If biogeographic effects can be ruled out (which is the case at the local scale of our study), testing the phylogenetic structure of plant assemblages can be interpreted as a neutrality test (Hardy & Senterre 2007). The significant phylogenetic structure observed in the tree assemblages within the 50 ha of the Korup FDP demonstrates that the tree assemblage is not neutrally assembled. We detected almost no phylogenetic overdispersion, except a slight trend at very small spatial scale (<1 m). The observed significant signal of phylogenetic clustering within quadrats was similar when comparing quadrats between habitats and within habitats at spatial distance <60 m, but more intense across habitats than within habitats beyond approximately 60 m. This could be attributed to mass effects (Shmida & Whittaker 1981) expected to dilute the relationship between species and environment at the boundary of habitats. The mass effect vanishes as the spatial distance increases between quadrats, due to dispersal limitation (Réjou-Méchain & Hardy 2011). At larger spatial scales, the higher phylogenetic turnover between habitats than within habitats indicates that habitat filtering is a major driver of the community phylogenetic structure, which is expected if ecological sorting of species is coupled to niche conservatism throughout the evolutionary history of the assemblage. It would be possible to further assess this claim by characterizing the habitat affinities of each species, measuring their functional traits and finally assessing whether these traits show phylogenetic signal (Baraloto et al. 2012).

Though phylogenetic turnover between habitats was found to be higher than within habitats at large distance, there was still a positive and significant turnover within habitat. This suggests that the classification of habitats based on topographic categories (Chuyong et al. 2011) captures only part of the environmental variability relevant to species filtering. For example, gap dynamics are expected to create strong environmental contrasts and could thus lead to a strong phylogenetic clustering even in similar habitats.

Influence of phylogenetic tree resolution for quadrat-based analyses

We did not obtain conflicting results when analysing the phylogenetic structure with a tree inferred from DNA sequences generated for the purpose of this study, versus a family-resolved tree. This finding is in contrast to that of Kress et al. (2009) in a tropical FDP in Panama and to Pei et al. (2011) in a subtropical FDP in China. These authors based their results on the Net Relatedness Index (NRI) and the Nearest Taxon Index (NTI) rather than on our metric ΠST. Applying these metrics on our data set we found that the NRI or NTI values per quadrat were well correlated using both phylogenetic trees (Pearson's r = 0.95 and r = 0.76, respectively, Fig. S3), but the proportion of significant tests was higher using the barcode phylogeny for NTI (18.6% of quadrats versus 12.4% using the family-resolved phylogeny), though not for NRI (6.6% and 8.4% of quadrats displaying significant NRI using the barcode and family-resolved phylogenies, respectively). In yet another study Baraloto et al. (2012) used the ΠST metric to analyse the phylogenetic structure of rain forest tree assemblages in French Guiana. They also obtained congruent results and similar ΠST values with a species-resolved tree and with a family-level tree. Hence, the ΠST metric might be more robust to the quality of the phylogenetic tree than the NRI or NTI metrics, an issue that would require further theoretical work.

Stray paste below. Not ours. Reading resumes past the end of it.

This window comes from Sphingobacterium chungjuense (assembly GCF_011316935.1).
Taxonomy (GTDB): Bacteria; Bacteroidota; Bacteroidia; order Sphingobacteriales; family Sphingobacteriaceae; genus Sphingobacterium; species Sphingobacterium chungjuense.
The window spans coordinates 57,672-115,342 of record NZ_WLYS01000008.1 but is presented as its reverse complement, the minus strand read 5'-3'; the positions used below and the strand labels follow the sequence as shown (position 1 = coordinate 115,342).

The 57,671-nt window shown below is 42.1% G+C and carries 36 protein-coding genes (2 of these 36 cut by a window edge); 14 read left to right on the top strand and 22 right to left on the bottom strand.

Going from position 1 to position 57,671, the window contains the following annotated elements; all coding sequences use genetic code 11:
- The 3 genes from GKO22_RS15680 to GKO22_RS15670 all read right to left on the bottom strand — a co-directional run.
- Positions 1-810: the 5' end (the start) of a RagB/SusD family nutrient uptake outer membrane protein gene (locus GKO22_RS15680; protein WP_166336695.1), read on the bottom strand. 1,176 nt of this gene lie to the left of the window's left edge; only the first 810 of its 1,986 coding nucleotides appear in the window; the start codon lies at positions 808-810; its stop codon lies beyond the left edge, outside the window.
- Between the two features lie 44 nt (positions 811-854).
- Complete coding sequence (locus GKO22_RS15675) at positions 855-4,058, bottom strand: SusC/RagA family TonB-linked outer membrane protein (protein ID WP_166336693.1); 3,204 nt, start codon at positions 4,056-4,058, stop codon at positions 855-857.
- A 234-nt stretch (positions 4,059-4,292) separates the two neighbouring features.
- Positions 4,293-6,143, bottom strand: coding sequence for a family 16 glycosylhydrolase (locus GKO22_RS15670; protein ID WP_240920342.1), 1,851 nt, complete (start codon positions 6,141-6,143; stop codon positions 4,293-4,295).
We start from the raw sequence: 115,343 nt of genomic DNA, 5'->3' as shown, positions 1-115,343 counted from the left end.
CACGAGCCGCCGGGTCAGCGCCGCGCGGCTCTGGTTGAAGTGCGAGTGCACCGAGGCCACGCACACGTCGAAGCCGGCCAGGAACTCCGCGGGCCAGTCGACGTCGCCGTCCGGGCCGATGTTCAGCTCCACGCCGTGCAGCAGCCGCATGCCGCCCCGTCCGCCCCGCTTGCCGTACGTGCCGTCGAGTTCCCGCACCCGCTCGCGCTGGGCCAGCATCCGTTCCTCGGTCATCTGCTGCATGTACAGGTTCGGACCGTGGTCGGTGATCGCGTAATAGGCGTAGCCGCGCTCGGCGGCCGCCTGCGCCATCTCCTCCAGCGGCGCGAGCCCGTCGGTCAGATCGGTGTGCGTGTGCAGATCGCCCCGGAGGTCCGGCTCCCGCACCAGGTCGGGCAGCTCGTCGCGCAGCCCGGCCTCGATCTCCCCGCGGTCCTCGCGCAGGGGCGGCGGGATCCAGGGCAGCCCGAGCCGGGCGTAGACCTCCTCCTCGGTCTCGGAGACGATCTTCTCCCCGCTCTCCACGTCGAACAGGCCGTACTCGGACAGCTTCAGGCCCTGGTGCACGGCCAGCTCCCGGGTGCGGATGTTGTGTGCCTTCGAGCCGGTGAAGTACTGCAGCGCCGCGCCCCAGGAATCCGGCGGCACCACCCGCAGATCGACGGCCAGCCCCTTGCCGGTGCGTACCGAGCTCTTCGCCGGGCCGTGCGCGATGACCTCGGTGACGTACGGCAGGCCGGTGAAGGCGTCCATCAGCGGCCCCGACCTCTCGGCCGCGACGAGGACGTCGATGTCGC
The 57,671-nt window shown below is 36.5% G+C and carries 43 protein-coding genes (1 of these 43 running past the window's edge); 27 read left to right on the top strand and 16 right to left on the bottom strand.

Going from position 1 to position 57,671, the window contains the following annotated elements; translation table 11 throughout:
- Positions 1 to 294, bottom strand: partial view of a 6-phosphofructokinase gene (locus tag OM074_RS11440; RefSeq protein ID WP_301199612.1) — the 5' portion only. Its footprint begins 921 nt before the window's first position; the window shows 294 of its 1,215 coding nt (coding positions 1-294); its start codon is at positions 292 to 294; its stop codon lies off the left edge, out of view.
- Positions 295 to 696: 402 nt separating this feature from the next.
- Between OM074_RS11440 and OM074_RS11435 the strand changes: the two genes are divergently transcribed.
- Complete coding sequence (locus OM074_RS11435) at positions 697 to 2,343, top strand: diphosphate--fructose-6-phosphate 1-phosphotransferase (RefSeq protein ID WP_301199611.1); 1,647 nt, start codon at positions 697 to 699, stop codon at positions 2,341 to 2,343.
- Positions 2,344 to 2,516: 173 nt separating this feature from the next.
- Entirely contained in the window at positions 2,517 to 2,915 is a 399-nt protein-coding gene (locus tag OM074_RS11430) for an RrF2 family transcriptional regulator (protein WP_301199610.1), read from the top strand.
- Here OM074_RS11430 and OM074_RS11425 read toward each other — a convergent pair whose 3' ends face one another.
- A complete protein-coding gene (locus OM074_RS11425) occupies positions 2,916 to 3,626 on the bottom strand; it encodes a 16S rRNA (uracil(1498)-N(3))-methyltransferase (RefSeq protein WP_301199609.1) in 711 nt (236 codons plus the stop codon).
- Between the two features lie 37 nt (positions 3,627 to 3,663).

Phylogenetic structure at different phylogenetic depths and at short distance

Using a quadrat-based analysis, we detected spatial phylogenetic clustering patterns irrespective of the spatial scale and the phylogenetic depth investigated. Interestingly, a significant portion of this phylogenetic turnover was contributed by niche differentiation among clades that had diverged long ago (see Fig. 4). When the tree was truncated to account only for diversification events more recent than a given threshold, the clustering signal persisted, and there was no sign of overdispersion between species at the tips of the phylogenetic tree.

Our individual-based analysis refined the spatial scale at which potential spatial repulsion patterns between phylogenetically related species are observable. Consistently with quadrat-based analyses, we observed a pattern of attraction between phylogenetically related individuals at most spatial scales (>1 m). This attraction decreased with an increase of species divergence time, confirming that closely related species contribute significantly to the overall phylogenetic clustering pattern. In a recent study conducted in a Panamanian forest (Barro Colorado Island), Lebrija-Trejos et al. (2013) consistently found that seedling survival tended to increase in the presence of closely related neighbors. In our study, the stronger attraction between closely related species was observed at relatively small distances (1–10 m) suggesting that microenvironment variations (e.g. nutrients or light variability), or facilitation processes, strongly shape species coexistence at very small spatial scales. However, this pattern of attraction disappeared at very short distance (<1 m) where we detected a non-significant tendency of spatial repulsion, which was stronger for phylogenetically closer species. Given that the average stem density is 0.66 m−2, it means that an effect of repulsion between closely related species would only occur between neighbouring individuals. This result is consistent with negative density dependence already evidenced at small spatial scales, likely due to more intense competition or more shared natural pests between closely related species (Webb, Gilbert & Donoghue 2006; Gilbert & Webb 2007). Hence, our results suggest that spatial attraction of phylogenetically related species is largely predominant in tropical tree assembly at most distances, even if a slight compensation effect may occur between neighbouring individuals through negative density dependence effects.